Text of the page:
Book Reviews

View examples of student-written book reviews »

I. Pre-Reading Tips:
  • Familiarize yourself with the author's other work. This will help you position her within the broader field/subject area.
  • Remember to take notes as you read.
  • Read with a critical, yet open mind.
II. Questions to Keep in Mind as You Read:
  • What approach does the author take to the subject?
  • For whom is the book written? Lawyers? Academics? Students? Non-academics?
  • How is the book structured? Is its development orderly, logical, and clear?
  • Is the author's prose readable? Does the author have a distinctive style?
  • How appropriate is the book's title? Does it promise what the book delivers?
  • Are you aware of factual errors in the book? Oversights? Faulty assumptions?
  • Why was the book written? Has the author met these objectives?
  • What is your personal response to the book? Is it satisfying to read? Is it enjoyable? Convincing? Why?
III. Writing the Review

A book review typically has three major elements: description, critical analysis, and evaluation. Keep in mind that a book review is not a report or a summary, but a critical review. That is, you are giving your opinion regarding the merit and significance of the work, and so your review itself will have an argument.

1. Description: This section should be concise, giving a brief overview of the purpose and structure of the book.

Some of the information this section should contain:

  • title, author, copyright date
  • general subject area
  • the purpose and scope of the book
  • structure of the book; chapter break-down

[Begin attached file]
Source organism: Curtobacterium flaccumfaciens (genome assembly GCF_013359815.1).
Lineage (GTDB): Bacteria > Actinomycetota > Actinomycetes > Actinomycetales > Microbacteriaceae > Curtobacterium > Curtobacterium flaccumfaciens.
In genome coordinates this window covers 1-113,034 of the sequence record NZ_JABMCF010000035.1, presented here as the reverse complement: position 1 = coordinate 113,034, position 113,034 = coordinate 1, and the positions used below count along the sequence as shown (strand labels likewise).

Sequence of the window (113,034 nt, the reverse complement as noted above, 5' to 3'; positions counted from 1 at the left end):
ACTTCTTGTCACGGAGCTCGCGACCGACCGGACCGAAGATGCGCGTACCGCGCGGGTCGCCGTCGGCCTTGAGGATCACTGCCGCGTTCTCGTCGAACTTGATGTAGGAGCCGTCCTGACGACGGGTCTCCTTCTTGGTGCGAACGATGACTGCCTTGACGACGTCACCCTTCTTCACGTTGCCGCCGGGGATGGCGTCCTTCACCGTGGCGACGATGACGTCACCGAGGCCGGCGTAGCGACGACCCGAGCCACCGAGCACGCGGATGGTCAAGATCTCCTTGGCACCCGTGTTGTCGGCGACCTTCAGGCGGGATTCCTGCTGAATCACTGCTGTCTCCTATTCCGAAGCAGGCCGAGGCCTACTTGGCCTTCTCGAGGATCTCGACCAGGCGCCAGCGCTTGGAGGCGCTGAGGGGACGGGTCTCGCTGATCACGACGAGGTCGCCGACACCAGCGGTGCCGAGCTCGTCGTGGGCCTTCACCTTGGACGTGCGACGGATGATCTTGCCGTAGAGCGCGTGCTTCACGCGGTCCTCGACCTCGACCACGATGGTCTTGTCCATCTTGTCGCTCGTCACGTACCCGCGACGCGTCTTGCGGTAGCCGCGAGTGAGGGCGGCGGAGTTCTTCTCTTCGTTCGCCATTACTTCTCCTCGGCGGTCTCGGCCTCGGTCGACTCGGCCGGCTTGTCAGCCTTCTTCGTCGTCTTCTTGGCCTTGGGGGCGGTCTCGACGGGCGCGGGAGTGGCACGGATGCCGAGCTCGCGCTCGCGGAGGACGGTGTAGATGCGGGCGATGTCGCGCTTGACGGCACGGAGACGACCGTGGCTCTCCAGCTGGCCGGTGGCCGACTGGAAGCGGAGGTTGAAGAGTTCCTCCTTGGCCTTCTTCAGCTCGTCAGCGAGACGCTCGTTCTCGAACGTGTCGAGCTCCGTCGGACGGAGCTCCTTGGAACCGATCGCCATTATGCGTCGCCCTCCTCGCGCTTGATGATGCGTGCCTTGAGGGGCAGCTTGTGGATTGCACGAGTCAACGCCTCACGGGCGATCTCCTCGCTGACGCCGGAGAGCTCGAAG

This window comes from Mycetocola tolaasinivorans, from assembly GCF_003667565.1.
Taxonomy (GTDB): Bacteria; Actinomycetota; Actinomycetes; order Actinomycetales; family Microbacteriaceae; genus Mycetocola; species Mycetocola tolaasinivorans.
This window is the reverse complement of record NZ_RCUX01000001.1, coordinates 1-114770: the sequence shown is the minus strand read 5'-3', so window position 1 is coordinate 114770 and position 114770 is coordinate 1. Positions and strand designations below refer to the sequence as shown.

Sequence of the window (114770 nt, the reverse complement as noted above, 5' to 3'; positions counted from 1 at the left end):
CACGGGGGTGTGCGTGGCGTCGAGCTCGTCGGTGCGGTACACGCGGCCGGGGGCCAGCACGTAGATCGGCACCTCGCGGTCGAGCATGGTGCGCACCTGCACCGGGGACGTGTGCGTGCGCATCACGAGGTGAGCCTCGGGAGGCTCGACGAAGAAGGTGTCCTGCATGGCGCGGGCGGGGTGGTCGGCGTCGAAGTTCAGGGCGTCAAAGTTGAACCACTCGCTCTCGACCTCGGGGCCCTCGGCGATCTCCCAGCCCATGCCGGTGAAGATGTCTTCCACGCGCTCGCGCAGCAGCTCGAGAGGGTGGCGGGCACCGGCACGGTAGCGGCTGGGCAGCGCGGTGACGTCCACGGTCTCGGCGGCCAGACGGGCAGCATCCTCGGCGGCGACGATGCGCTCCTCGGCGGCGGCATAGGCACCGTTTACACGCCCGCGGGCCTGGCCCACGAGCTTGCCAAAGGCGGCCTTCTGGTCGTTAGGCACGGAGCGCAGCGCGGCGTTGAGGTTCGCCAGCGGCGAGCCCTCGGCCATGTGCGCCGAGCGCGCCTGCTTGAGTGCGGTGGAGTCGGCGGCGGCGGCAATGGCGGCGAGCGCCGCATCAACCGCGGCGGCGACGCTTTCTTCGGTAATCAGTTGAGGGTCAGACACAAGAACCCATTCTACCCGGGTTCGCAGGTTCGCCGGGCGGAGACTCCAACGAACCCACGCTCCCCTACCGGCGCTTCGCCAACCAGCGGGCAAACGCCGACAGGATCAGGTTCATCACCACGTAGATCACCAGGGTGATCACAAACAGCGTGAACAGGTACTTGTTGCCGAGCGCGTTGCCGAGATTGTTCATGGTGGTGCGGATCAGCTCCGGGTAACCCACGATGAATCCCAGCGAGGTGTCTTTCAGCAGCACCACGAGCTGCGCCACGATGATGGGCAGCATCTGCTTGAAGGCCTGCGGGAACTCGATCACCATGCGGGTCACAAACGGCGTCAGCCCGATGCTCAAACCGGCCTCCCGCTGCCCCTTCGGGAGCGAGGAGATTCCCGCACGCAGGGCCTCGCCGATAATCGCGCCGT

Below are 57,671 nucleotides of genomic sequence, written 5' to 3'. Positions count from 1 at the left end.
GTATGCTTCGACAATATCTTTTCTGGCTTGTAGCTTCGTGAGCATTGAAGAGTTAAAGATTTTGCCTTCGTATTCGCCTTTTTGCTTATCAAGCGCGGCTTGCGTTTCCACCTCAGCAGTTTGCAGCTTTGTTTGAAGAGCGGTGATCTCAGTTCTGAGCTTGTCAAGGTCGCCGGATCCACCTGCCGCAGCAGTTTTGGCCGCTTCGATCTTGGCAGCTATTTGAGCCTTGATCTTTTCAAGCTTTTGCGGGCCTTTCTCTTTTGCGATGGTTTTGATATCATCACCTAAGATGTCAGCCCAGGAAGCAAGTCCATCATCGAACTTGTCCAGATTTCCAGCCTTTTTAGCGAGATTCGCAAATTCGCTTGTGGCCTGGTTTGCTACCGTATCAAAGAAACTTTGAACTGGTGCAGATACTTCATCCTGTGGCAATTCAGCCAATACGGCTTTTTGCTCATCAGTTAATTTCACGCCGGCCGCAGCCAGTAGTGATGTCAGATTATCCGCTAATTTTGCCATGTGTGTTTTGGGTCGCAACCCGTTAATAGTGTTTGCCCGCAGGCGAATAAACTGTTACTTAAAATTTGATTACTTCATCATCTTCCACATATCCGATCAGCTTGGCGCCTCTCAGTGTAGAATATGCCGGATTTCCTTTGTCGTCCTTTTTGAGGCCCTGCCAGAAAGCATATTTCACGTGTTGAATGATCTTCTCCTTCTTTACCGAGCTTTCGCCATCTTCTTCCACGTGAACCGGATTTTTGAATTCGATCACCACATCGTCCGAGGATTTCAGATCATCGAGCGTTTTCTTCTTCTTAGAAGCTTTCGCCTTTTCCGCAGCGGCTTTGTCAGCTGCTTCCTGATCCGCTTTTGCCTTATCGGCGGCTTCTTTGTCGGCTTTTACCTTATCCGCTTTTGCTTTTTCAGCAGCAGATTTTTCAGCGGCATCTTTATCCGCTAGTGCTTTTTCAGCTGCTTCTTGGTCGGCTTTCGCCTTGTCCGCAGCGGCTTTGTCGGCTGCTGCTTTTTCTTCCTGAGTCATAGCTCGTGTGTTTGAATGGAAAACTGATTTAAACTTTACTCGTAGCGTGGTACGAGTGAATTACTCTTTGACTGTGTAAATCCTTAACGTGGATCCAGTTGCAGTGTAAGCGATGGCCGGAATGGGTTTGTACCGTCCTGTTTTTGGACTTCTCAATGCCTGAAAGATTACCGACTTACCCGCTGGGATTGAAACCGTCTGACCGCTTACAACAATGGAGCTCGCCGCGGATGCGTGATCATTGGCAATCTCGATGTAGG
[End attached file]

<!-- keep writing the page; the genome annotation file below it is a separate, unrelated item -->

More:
• the author's thesis/argument

2. Critical Analysis: In this section you will analyze the content of the book. It's important to be selective in this section, choosing only the points of the work that you feel are the most significant. One way of selecting points to develop is to choose what you see as the major strengths and weaknesses of the work.

Some of the questions that could be addressed in this section are:

  • What sources does the author draw from? And where does she position herself in relation to those sources? Is the research relatively comprehensive?
  • What were the strongest, most persuasive points in the book?
  • What were its weakest, most unconvincing points?

3. Evaluation: This section acts as the climax of your review. Again, your review will have an argument/thesis, and this is the section in which you will articulate it clearly and succinctly. Do you think this book is a valuable contribution to debates and discussions surrounding immigration and citizenship? Did the author achieve what she set out to achieve? Are there any significant omissions?

Your evaluation section will contain:

  • Your thesis: this book is/is not a valuable contribution to its field. Explain.
  • Concluding remarks